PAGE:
When a person uses abusive behavior in their relationship to maintain power over their partner, it is considered domestic violence. In South Carolina, domestic violence is serious and can result in significant penalties. Depending on the circumstances, it can even be classified as a felony, which may lead to a lengthy prison sentence and other harsh repercussions. If you are facing domestic violence charges, it is in your best interest to retain a seasoned Chesterfield County Defense Lawyer who can assist you in fighting these charges. Please continue reading to learn when domestic violence is considered a felony offense in South Carolina.
What is domestic violence in South Carolina?
Domestic violence is an act or threat of physical, sexual, emotional, financial, and psychological harm against a “household member.” In South Carolina, a household member can include a current or former spouse, individuals that live together, and any individuals that share a child. There is a common misconception that domestic violence can only occur when you are in a romantic relationship with the person you live with. However, that is not always the case. Essentially, anyone that cohabitates can be a victim of domestic violence.
When is it classified as a felony?
In South Carolina, domestic violence carries harsh penalties. However, the severity of your penalties will vary based on the level of harm inflicted, risk of injury, prior convictions, and whether a weapon was used to commit the crime. If you caused physical harm to a household member or tried to cause serious bodily injury, you will be charged with third-degree domestic violence. This offense is classified as a misdemeanor and is punishable by up to 90 days in jail and a fine of up to $2,500 fine. If this is your second domestic violence offense in 10 years and you caused or could have caused physical harm to a household member, you will be charged with second-degree domestic violence. Additionally, this offense can involve violating a protective order or harming a pregnant victim. Second-degree domestic violence is punishable by up to 3 years in prison and up to a $5,000 fine.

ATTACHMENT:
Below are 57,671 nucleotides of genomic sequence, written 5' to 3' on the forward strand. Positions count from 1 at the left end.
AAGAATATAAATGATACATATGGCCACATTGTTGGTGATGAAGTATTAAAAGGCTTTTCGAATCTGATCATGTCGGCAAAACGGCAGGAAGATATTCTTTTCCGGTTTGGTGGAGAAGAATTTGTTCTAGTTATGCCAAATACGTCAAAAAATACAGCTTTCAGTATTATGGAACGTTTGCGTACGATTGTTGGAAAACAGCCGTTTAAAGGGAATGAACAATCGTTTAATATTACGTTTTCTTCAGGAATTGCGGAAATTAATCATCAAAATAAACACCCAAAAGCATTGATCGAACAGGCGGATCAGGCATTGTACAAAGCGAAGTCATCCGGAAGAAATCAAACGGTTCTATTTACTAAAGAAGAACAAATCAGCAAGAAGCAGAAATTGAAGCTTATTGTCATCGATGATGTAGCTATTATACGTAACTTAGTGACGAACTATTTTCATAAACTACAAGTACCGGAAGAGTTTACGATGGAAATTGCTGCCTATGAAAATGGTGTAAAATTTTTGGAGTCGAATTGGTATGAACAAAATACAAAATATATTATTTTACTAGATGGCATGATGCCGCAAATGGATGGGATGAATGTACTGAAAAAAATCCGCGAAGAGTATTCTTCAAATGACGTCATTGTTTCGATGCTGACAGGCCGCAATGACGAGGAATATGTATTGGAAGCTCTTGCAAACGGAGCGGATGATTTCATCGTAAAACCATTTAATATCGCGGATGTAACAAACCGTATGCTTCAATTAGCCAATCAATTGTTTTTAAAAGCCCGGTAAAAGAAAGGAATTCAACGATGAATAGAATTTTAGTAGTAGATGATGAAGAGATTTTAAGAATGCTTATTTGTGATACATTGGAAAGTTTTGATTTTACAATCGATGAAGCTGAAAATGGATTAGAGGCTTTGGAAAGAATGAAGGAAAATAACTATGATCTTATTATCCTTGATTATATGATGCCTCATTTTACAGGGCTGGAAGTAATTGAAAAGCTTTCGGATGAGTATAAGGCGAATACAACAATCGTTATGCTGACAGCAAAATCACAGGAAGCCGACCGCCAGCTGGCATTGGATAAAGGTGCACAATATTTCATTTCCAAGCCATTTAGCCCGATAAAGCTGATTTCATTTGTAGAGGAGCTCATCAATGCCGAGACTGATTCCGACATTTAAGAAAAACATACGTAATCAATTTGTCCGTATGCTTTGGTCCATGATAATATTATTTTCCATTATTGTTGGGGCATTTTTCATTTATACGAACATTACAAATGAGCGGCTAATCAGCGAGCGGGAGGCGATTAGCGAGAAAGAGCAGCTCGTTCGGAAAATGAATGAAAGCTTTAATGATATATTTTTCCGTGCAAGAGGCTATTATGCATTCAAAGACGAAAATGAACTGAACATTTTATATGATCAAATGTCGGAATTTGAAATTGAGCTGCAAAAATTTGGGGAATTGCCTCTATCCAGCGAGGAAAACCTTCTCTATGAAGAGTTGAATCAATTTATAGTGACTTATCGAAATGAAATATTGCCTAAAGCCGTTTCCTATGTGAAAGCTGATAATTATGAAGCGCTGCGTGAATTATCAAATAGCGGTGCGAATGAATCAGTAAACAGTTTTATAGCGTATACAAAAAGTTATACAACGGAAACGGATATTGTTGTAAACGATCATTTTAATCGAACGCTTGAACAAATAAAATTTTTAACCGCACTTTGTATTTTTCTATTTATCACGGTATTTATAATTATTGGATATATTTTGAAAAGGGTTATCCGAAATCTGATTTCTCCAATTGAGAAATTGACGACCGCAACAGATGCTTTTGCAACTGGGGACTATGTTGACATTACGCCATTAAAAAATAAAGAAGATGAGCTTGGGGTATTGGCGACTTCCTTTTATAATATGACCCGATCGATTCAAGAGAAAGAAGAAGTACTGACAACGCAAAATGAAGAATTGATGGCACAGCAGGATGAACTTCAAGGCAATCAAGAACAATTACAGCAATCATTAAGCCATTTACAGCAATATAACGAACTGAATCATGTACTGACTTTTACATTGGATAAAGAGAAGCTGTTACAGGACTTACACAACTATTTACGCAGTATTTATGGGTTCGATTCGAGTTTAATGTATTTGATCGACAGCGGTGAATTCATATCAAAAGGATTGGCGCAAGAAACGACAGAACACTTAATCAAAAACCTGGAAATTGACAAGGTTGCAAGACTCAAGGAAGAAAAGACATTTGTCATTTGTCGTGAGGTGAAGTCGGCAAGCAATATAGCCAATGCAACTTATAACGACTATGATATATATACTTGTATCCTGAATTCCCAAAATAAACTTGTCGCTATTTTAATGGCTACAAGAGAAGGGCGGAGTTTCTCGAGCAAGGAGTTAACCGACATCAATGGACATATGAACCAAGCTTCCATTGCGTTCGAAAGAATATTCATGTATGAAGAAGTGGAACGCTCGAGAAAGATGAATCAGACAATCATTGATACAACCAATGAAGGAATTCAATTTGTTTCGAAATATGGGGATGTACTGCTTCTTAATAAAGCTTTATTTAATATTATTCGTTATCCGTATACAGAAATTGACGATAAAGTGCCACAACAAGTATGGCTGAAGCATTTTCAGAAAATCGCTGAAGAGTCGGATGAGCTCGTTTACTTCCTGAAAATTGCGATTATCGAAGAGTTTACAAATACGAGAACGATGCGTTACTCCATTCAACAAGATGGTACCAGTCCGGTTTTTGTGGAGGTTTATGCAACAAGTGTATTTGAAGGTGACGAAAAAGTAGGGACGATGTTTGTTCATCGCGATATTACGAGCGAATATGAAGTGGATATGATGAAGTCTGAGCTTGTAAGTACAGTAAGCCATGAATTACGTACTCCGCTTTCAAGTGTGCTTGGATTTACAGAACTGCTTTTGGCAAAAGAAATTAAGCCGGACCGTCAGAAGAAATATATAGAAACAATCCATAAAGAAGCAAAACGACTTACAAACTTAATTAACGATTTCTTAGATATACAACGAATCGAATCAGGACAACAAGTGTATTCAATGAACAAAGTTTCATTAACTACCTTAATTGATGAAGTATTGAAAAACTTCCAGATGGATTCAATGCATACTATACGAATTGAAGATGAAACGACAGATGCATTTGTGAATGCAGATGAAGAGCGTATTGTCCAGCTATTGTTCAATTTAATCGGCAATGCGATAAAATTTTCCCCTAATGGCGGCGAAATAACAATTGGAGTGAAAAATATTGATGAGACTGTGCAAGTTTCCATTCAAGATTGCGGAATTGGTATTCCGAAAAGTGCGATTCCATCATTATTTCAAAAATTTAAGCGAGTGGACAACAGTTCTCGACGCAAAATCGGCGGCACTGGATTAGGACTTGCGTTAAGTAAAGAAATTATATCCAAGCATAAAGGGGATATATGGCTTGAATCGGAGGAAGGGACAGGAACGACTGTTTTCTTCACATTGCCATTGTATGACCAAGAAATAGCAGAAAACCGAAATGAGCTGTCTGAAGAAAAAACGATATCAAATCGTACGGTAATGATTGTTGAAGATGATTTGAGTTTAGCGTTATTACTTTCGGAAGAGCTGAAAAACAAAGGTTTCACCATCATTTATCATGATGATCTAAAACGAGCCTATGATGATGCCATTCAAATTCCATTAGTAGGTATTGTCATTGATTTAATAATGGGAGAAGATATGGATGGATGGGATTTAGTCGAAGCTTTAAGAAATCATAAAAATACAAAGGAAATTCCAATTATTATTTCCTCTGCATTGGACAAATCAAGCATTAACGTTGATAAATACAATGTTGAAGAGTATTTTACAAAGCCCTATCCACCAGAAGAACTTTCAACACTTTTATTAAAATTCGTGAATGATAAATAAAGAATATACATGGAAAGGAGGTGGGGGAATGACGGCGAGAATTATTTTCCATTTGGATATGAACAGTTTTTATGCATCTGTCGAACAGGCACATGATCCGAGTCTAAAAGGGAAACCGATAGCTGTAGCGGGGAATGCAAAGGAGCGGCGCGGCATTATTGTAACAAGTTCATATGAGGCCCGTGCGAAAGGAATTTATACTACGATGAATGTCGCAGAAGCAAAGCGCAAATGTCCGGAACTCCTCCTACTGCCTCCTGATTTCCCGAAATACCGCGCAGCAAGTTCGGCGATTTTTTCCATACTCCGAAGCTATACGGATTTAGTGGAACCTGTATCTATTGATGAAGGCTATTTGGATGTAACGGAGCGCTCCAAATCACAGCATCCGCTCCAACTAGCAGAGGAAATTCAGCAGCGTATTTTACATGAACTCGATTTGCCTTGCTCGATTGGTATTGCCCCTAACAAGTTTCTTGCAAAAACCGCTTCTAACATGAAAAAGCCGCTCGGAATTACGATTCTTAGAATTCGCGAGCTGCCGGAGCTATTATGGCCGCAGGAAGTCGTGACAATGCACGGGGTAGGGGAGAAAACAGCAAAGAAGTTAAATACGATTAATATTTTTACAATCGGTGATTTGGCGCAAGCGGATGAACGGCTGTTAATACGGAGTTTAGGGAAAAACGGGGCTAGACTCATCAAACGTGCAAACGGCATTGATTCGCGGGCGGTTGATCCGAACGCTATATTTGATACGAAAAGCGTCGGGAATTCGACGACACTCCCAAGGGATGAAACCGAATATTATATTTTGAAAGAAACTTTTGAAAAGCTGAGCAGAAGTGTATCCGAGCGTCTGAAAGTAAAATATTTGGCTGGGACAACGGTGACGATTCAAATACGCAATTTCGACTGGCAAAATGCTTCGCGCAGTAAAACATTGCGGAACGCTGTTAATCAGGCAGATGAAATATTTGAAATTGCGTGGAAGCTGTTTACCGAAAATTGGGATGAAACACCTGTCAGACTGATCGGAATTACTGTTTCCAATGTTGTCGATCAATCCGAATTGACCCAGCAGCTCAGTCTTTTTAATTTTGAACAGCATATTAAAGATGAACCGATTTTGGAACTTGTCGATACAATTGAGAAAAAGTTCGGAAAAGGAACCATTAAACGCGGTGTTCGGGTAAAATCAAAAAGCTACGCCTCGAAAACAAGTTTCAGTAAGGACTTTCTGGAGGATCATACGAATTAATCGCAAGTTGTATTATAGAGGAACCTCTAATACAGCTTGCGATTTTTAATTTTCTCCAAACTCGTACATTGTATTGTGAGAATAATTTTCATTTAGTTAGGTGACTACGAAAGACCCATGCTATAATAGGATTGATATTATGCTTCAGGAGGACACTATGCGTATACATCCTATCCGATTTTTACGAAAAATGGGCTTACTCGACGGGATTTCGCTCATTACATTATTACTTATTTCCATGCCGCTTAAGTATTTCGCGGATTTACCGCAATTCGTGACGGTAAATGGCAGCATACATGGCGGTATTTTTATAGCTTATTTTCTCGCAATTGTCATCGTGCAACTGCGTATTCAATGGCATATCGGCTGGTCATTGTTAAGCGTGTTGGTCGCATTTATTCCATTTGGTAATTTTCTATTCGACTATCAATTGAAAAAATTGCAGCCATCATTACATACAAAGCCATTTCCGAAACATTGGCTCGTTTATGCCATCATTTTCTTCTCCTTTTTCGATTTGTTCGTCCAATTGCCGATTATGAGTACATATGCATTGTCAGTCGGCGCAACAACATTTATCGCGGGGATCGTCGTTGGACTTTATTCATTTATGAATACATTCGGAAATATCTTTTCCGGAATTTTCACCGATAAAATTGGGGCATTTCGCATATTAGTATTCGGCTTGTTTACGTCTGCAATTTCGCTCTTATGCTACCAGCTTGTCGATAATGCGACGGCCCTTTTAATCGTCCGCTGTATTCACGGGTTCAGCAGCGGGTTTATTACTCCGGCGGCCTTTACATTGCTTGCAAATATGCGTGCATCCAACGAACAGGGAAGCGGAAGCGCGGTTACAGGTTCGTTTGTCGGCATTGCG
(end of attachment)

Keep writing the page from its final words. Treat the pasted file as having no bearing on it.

A domestic violence offense becomes a felony if this is your third domestic violence offense in 10 years, your actions caused or could have caused significant bodily injuries, you used a firearm, or you committed second-degree violence. If any of these circumstances apply, this domestic violence offense will be classified as a felony and punishable by up to 10 years in prison. Moreover, if you violate a protection order and commit first-degree domestic violence or commit domestic violence with extreme indifference to human life, meaning you used a deadly weapon, strangulation, in the presence of a minor, against a pregnant woman, or using physical force to prevent a victim from calling 911 it will be considered domestic violence of a high and aggravated nature which is a felony that carries a maximum sentence of 20 years in prison.
Contact the Cockrell Law Firm, P.C. today for more information on domestic violence charges. Our firm is committed to helping our clients fight the charges brought against them.